Empty Shop proprietor Carlo said he was most impressed. Durham’s hidden gem (don’t tell anyone that this marvellous latter-day speakeasy can be found at 35c Framwellgate Bridge) has supported the local jazz scene since opening its doors and there is a full programme in place for 2018. And as jazz night MC Tony Eales is fond of saying: Jazz is good for you!

Second set: Wayne Shorter and Joe Henderson with another Gilad Hekselman number in between ensured the standard didn’t slip. Shorter’s Yes or No, Henderson’s Black Narcissus, with fine solos from young buck pianist Joel Brown and Birmingham Conservatoire’s Tulip. Brown and Tulip made further, first-rate lyrical contributions on Hekeslman’s March of the Sad Ones.

Guildhall student Michael Dunlop doesn’t do flash, or, more likely, resists the temptation, but he did step up to the plate to play a telling five-string solo on In Walked Bud with Tulip, in the groove, able to quote, at a lick, a la Jim Mullen, God Rest Ye Merry Gentlemen. Time was pressing, Joel Brown had a train to catch (it’s a schlep up to the station lugging a Casio keyboard!)* but time enough for the lads to play, as Tulip called it, a ‘roastie’ of a tune in Christian McBride’s Interlude. Perhaps not quite ‘eyeballs-out’ but swift enough! All featured with Berklee student Matt MacKellar killing on kit. The northbound to Newcastle was fast approaching but Casio Joel hung around long enough for a ‘tear-arse’ finale. Coltrane’s Impressions could be considered as the band’s party piece. Absolutely brilliant playing all round.

Gig number two of the tour is tomorrow night (Friday 22 Dec) at Newcastle’s Jazz Café. It’s a nine o’clock start, a mere fiver admission (four quid concessions), Santa hats optional. A late addition to the tour schedule is a Darlington Jazz Club gig at the Quakerhouse, Sunday 14 January (6:00pm).                            
So, that’s Newcastle Dec 22, Hexham’s Fox Inn Jan 9, and Darlington Jan 14. Do get along to hear the Francis Tulip Quartet.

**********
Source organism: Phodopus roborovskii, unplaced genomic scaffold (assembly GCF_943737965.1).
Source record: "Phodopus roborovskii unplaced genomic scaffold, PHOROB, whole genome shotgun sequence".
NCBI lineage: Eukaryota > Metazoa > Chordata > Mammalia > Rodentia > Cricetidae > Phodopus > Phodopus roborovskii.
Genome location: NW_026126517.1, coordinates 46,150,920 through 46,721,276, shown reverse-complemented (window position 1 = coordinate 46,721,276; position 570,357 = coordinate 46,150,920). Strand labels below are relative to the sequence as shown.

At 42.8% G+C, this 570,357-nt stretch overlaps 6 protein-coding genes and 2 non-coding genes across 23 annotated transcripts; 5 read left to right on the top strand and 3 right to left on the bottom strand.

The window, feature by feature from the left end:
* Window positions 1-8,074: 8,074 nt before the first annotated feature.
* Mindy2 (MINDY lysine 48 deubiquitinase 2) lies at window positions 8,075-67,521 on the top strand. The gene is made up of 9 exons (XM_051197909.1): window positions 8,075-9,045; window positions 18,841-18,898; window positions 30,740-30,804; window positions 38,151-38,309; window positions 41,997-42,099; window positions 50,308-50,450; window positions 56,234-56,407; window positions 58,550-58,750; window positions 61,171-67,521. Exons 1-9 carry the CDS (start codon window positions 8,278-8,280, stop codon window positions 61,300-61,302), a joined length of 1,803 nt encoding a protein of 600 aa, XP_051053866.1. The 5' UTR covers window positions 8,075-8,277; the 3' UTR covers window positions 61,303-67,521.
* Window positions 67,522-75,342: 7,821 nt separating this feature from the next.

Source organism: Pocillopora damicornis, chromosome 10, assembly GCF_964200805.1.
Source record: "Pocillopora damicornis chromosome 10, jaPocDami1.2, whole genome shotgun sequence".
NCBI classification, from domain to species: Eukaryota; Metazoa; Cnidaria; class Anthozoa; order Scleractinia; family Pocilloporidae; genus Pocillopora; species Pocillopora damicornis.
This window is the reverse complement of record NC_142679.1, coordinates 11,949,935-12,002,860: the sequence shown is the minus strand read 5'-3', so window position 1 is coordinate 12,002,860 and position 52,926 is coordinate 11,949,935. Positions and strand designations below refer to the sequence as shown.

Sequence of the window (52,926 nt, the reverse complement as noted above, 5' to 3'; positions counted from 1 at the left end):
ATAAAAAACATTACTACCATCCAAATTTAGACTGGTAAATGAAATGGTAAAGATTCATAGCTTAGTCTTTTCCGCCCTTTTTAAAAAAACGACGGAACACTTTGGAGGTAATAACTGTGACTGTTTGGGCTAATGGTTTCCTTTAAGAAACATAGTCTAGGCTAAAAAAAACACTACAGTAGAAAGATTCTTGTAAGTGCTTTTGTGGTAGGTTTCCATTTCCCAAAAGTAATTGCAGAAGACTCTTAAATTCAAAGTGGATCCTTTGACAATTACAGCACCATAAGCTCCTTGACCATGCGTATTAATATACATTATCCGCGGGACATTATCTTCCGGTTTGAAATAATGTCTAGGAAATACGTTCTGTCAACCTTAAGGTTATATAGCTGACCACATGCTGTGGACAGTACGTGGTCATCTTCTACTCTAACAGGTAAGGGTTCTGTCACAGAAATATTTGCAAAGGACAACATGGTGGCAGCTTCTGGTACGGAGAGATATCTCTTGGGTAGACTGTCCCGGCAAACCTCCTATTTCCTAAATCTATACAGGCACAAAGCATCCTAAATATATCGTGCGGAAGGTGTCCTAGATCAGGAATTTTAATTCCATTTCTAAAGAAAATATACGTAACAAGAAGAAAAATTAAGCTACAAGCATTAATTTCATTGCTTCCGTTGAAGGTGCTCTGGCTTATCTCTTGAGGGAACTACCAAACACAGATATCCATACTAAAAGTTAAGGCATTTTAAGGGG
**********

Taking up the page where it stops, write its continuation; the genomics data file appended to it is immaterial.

Russell 
* Joel accepted Christine’s kind offer of a lift to the station, arriving in good time to catch the northbound express. The spirit of Christmas!          




                                    

1 comment :

Steve T said...

He did a masterclass with Gilad so knew the stuff. Like most, he's into Rosenwinkel(picker) who he considers the greatest since McLaughlin, which many will find audacious, and some blasphemous.
Loved the new intro and outro to Impressions.

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About this blog - contact details.

Bebop Spoken Here -- Here, being the north-east of England -- centred in the blues heartland of Newcastle and reaching down to the Tees Delta and looking upwards to the Land of the Kilt.
Not a very original title, I know; not even an accurate one as my taste, whilst centred around the music of Bird and Diz, extends in many directions and I listen to everything from King Oliver to Chick Corea and beyond. Not forgetting the Great American Songbook the contents of which has provided the inspiration for much great jazz and quality popular singing for round about a century.
The idea of this blog is for you to share your thoughts and pass on your comments on discs, gigs, jazz - music in general. If you've been to a gig/concert or heard a CD that knocked you sideways please share your views with us. Tell us about your favourites, your memories, your dislikes.
Lance (Who wishes it to be known that he is not responsible for postings other than his own and that he's not always responsible for them.)
Contact: lanceliddle@gmail.com I look forward to hearing from you.